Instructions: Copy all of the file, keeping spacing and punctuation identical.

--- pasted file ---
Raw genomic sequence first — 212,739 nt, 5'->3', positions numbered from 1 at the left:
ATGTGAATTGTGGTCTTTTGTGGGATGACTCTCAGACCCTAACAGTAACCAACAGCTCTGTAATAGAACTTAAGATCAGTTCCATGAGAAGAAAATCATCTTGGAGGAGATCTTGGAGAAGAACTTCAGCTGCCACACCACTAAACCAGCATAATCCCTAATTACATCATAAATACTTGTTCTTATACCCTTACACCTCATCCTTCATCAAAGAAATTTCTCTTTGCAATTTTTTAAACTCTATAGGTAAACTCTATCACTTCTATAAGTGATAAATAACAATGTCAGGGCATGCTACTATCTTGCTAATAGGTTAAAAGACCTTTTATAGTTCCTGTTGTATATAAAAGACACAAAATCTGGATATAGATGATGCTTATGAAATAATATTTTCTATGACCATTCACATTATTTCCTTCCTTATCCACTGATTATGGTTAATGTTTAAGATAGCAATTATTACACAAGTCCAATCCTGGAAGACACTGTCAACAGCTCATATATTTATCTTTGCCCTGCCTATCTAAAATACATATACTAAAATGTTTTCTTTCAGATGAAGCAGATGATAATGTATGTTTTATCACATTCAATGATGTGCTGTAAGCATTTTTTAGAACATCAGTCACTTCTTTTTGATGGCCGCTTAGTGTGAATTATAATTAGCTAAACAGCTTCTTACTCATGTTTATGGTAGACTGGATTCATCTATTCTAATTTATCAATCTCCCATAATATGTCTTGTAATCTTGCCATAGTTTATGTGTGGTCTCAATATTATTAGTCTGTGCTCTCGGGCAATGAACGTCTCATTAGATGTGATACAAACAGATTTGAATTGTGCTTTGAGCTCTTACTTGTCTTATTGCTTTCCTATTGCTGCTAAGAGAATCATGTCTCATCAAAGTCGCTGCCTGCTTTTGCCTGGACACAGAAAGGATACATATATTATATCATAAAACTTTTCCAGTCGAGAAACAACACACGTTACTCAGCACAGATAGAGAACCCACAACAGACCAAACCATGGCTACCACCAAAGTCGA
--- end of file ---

Raw genomic sequence first — 212,739 nt, 5'->3', positions numbered from 1 at the left:
ATGTGAATTGTGGTCTTTTGTGGGATGACTCTCAGACCCTAACAGTAACCAACAGCTCTGTAATAGAACTTAAGATCAGTTCCATGAGAAGAAAATCATCTTGGAGGAGATCTTGGAGAAGAACTTCAGCTGCCACACCACTAAACCAGCATAATCCCTAATTACATCATAAATACTTGTTCTTATACCCTTACACCTCATCCTTCATCAAAGAAATTTCTCTTTGCAATTTTTTAAACTCTATAGGTAAACTCTATCACTTCTATAAGTGATAAATAACAATGTCAGGGCATGCTACTATCTTGCTAATAGGTTAAAAGACCTTTTATAGTTCCTGTTGTATATAAAAGACACAAAATCTGGATATAGATGATGCTTATGAAATAATATTTTCTATGACCATTCACATTATTTCCTTCCTTATCCACTGATTATGGTTAATGTTTAAGATAGCAATTATTACACAAGTCCAATCCTGGAAGACACTGTCAACAGCTCATATATTTATCTTTGCCCTGCCTATCTAAAATACATATACTAAAATGTTTTCTTTCAGATGAAGCAGATGATAATGTATGTTTTATCACATTCAATGATGTGCTGTAAGCATTTTTTAGAACATCAGTCACTTCTTTTTGATGGCCGCTTAGTGTGAATTATAATTAGCTAAACAGCTTCTTACTCATGTTTATGGTAGACTGGATTCATCTATTCTAATTTATCAATCTCCCATAATATGTCTTGTAATCTTGCCATAGTTTATGTGTGGTCTCAATATTATTAGTCTGTGCTCTCGGGCAATGAACGTCTCATTAGATGTGATACAAACAGATTTGAATTGTGCTTTGAGCTCTTACTTGTCTTATTGCTTTCCTATTGCTGCTAAGAGAATCATGTCTCATCAAAGTCGCTGCCTGCTTTTGCCTGGACACAGAAAGGATACATATATTATATCATAAAACTTTTCCAGTCGAGAAACAACACACGTTACTCAGCACAGATAGAGAACCCACAACAGACCAAACCATGGCTACCACCAAAGTCGA